Flood cleanup begins in Ottawa


By Bryan Reynolds - breynolds@limanews.com



Dennis Maas, of Ottawa, uses a concrete power scrubber Monday to clean river mud from his driveway after the Blanchard River floodwater receded. Maas raised his house after the 2007 flood, which kept floodwater out of his home.

Dennis Maas, of Ottawa, uses a concrete power scrubber Monday to clean river mud from his driveway after the Blanchard River floodwater receded. Maas raised his house after the 2007 flood, which kept floodwater out of his home.


Craig J. Orosz | The Lima News

OTTAWA — The Blanchard River floodwaters had receded from most of the village streets by Monday, which allowed township maintenance workers and west side home and business owners to begin cleaning up.

The waters began receding Saturday evening, said Public Works Supervisor Dan Lehman, and village cleanup began then. There wasn’t any damage to the village, he said. State Route 65 was open by 10 a.m. Sunday and U.S. Route 224 West was opened at 3 a.m. Monday, Lehman said. The remaining closed roads were expected to be opened later Monday.

“There was very little debris left behind this time compared to the past,” Lehman said.

Ottawa Public Works follows a specific pattern when they clean the village after a flood.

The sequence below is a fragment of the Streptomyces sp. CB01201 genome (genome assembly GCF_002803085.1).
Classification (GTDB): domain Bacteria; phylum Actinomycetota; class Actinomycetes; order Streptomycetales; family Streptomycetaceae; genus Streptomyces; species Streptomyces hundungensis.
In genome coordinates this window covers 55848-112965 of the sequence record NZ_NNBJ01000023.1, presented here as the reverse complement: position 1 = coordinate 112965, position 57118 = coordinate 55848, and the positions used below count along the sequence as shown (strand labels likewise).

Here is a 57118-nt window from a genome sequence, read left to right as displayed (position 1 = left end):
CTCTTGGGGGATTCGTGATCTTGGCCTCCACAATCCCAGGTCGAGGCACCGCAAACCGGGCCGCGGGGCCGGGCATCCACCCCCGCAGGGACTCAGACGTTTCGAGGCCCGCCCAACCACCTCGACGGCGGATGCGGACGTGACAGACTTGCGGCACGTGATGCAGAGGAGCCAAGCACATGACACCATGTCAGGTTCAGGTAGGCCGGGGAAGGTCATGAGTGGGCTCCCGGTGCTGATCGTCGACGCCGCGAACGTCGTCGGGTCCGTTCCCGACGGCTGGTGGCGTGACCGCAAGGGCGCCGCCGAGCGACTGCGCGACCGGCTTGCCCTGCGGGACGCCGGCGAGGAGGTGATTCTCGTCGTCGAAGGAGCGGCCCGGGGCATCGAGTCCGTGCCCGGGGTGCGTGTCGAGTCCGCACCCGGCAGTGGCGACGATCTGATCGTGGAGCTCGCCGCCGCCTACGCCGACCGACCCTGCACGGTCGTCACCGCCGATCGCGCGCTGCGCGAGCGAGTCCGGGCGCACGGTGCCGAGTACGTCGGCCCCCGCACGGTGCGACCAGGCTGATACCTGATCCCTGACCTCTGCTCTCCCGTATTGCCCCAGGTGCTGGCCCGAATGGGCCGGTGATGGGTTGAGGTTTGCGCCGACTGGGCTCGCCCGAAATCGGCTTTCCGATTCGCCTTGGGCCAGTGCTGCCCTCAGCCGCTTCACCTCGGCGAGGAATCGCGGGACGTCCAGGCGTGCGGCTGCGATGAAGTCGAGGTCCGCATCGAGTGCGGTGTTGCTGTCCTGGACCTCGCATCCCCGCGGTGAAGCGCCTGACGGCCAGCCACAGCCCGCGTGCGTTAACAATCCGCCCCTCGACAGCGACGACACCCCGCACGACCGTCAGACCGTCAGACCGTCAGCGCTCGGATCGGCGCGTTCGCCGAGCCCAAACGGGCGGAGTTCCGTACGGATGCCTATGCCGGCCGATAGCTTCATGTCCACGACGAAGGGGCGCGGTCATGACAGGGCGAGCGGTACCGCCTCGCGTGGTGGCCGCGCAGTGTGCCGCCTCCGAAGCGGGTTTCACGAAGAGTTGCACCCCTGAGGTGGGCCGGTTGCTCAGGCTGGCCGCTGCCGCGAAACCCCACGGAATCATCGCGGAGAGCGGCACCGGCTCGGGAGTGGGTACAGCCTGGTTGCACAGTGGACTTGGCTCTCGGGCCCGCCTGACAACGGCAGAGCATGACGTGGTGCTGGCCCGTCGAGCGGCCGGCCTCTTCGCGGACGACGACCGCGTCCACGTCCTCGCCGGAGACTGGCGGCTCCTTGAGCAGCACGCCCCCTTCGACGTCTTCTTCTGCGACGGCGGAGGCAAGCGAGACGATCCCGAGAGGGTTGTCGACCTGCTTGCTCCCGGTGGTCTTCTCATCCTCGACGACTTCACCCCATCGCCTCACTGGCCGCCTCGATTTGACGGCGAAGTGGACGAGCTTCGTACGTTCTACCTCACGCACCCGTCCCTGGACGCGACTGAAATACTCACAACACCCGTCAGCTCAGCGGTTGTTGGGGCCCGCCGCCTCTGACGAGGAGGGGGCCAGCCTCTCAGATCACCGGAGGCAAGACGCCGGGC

“We broom the roads off with a power broom and go over them with a street sweeper,” Lehman said. “If there are logs or trees left behind we pull them out to our brush pile.”

They don’t aid in residential cleanup though unless a state of emergency is declared, he said.

Lack of village assistance while cleaning up doesn’t sit well with Jeff Hyman, of North Perry Street. Hyman’s garage was flooded with about a foot and a half of water over the weekend ruining a bunch of belongings stored there, he said.

Hyman asked a township employee who had stopped to talk to him at around 11 a.m. if they would be assisting in cleanup, he said, adding the employee had said no.

“As far as they’re concerned from 65 on down to here [the west side] doesn’t exist,” Hyman said as he dragged waterlogged belongings out to the curb. “I’m in my 60s and in poor health but it has to be done.”

Tony and Tim Imm’s Huggin’s Auto Parts store had a foot of water in it when the waters receded, Tony Imm said.

“We spent [Sunday] from 10 a.m. to 10 p.m. cleaning up with a bunch of people helping,” he said.

None of the merchandise was damaged though because they have a box truck and conveyor belt on hand to move everything out of the store when there’s news of floodwaters reaching 26.33 feet or higher, Tim Imm said.

“We talked to a guy with the village who said if it were not for the work on the I-9 bridge things would have been worse,” he said.

Dennis Maas, of Ottawa, uses a concrete power scrubber Monday to clean river mud from his driveway after the Blanchard River floodwater receded. Maas raised his house after the 2007 flood, which kept floodwater out of his home.
https://www.limaohio.com/wp-content/uploads/sites/54/2017/07/web1_Flood_cleanup_01co.jpgDennis Maas, of Ottawa, uses a concrete power scrubber Monday to clean river mud from his driveway after the Blanchard River floodwater receded. Maas raised his house after the 2007 flood, which kept floodwater out of his home. Craig J. Orosz | The Lima News

By Bryan Reynolds

breynolds@limanews.com

Reach Bryan Reynolds 567-242-0362.

Reach Bryan Reynolds 567-242-0362.

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